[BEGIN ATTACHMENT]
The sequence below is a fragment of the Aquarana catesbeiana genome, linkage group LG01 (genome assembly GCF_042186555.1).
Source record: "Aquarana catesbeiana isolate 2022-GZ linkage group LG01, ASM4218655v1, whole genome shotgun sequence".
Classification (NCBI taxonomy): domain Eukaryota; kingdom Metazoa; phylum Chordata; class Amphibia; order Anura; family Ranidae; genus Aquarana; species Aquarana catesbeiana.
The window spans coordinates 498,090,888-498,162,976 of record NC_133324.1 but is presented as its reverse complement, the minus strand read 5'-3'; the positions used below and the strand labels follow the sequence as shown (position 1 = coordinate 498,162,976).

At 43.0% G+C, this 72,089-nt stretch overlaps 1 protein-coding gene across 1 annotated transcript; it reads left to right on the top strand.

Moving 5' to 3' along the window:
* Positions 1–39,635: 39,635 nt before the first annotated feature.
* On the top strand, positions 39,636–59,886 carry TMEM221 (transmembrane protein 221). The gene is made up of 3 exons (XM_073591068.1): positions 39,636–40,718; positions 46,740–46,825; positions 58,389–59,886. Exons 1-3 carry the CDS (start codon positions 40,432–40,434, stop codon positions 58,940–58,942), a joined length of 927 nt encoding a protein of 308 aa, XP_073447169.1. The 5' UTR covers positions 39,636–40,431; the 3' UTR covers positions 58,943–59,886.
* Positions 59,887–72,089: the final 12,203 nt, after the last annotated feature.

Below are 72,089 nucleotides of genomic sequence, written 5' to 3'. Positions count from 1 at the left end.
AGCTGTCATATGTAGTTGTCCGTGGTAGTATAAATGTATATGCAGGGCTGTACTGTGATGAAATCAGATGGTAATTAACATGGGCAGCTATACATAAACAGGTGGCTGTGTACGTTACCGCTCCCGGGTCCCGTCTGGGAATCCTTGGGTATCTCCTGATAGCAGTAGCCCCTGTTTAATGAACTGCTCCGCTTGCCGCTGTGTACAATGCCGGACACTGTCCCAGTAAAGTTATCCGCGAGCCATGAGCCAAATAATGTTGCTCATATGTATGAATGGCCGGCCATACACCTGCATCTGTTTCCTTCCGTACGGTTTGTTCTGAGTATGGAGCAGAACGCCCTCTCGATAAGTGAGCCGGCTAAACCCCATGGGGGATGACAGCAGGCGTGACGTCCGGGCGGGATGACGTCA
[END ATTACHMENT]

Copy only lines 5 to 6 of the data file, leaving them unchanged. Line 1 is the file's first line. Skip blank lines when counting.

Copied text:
At 43.0% G+C, this 72,089-nt stretch overlaps 1 protein-coding gene across 1 annotated transcript; it reads left to right on the top strand.

Moving 5' to 3' along the window: